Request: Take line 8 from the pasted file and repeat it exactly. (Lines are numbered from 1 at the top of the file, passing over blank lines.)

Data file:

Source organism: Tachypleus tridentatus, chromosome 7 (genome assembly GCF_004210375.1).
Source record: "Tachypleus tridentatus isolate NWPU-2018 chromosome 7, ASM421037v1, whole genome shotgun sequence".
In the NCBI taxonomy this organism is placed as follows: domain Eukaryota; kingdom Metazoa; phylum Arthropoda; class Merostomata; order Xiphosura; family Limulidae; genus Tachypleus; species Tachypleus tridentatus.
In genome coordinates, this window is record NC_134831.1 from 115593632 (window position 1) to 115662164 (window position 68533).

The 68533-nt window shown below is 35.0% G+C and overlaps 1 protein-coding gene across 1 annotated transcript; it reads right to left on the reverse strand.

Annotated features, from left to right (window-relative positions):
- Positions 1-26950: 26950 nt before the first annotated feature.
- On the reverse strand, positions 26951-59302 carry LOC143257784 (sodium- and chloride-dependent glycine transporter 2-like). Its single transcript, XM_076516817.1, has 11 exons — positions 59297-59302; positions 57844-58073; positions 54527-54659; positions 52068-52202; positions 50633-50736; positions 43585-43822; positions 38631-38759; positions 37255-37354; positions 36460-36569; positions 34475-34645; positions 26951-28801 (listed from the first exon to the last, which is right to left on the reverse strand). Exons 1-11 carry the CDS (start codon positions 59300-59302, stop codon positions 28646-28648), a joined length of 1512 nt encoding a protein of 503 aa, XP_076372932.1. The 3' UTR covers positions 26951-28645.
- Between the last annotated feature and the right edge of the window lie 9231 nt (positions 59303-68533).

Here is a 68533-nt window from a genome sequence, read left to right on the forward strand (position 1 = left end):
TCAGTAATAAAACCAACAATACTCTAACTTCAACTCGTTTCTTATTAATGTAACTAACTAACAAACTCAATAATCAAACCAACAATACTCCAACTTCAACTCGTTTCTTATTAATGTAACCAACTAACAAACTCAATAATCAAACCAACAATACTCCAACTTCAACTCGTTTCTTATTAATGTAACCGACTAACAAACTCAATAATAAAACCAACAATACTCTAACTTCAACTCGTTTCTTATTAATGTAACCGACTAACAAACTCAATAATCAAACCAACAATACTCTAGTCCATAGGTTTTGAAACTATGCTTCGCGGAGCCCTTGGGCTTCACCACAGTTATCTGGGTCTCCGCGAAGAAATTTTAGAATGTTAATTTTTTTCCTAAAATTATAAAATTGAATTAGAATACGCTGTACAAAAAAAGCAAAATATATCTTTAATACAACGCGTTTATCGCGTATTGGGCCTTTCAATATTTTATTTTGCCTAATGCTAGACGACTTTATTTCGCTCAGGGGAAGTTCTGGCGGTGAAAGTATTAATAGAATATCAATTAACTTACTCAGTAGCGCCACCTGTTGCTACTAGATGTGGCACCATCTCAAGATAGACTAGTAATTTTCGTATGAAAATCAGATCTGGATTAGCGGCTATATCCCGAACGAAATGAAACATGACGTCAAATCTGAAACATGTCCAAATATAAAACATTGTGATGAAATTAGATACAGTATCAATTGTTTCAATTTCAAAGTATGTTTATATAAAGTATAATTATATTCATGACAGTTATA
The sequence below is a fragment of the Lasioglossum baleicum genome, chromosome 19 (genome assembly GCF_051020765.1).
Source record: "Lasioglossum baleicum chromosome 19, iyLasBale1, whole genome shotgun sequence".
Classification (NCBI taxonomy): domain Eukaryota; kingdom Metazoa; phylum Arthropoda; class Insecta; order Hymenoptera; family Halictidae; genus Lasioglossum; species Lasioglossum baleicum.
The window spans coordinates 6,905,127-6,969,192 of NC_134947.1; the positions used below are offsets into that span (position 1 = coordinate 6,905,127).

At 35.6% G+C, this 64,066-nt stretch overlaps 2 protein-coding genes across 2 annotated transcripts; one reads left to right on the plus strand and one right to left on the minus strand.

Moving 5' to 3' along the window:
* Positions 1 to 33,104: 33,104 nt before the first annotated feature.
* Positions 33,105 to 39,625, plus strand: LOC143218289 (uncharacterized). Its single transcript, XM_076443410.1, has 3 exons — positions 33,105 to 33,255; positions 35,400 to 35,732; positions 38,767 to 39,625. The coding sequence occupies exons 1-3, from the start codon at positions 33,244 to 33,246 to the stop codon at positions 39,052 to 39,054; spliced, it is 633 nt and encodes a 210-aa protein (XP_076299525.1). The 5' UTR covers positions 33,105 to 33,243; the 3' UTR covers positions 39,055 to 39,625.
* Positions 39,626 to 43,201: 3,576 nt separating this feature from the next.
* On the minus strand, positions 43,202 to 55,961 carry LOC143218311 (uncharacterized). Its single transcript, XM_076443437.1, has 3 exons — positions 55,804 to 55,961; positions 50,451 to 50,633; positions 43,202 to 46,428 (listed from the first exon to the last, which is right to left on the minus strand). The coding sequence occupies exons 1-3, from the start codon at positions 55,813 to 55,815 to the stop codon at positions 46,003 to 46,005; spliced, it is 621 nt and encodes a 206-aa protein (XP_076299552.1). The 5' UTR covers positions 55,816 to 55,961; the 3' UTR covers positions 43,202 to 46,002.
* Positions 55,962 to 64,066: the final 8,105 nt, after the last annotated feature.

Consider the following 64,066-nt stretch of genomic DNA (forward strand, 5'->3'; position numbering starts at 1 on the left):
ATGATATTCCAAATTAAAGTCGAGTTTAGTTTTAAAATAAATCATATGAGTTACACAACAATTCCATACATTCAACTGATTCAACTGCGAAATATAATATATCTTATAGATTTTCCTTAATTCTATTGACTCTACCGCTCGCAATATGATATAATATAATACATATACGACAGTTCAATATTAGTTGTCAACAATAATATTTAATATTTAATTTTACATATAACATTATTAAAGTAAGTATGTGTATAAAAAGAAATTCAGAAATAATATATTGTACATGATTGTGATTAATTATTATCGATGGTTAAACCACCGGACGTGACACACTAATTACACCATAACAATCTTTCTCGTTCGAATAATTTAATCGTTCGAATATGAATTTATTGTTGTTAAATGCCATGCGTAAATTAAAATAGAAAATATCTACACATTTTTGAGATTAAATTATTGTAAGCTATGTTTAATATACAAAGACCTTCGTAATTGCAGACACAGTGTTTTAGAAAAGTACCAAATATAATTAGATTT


- On the reverse strand, positions 26951-59302 carry LOC143257784 (sodium- and chloride-dependent glycine transporter 2-like). Its single transcript, XM_076516817.1, has 11 exons — positions 59297-59302; positions 57844-58073; positions 54527-54659; positions 52068-52202; positions 50633-50736; positions 43585-43822; positions 38631-38759; positions 37255-37354; positions 36460-36569; positions 34475-34645; positions 26951-28801 (listed from the first exon to the last, which is right to left on the reverse strand). Exons 1-11 carry the CDS (start codon positions 59300-59302, stop codon positions 28646-28648), a joined length of 1512 nt encoding a protein of 503 aa, XP_076372932.1. The 3' UTR covers positions 26951-28645.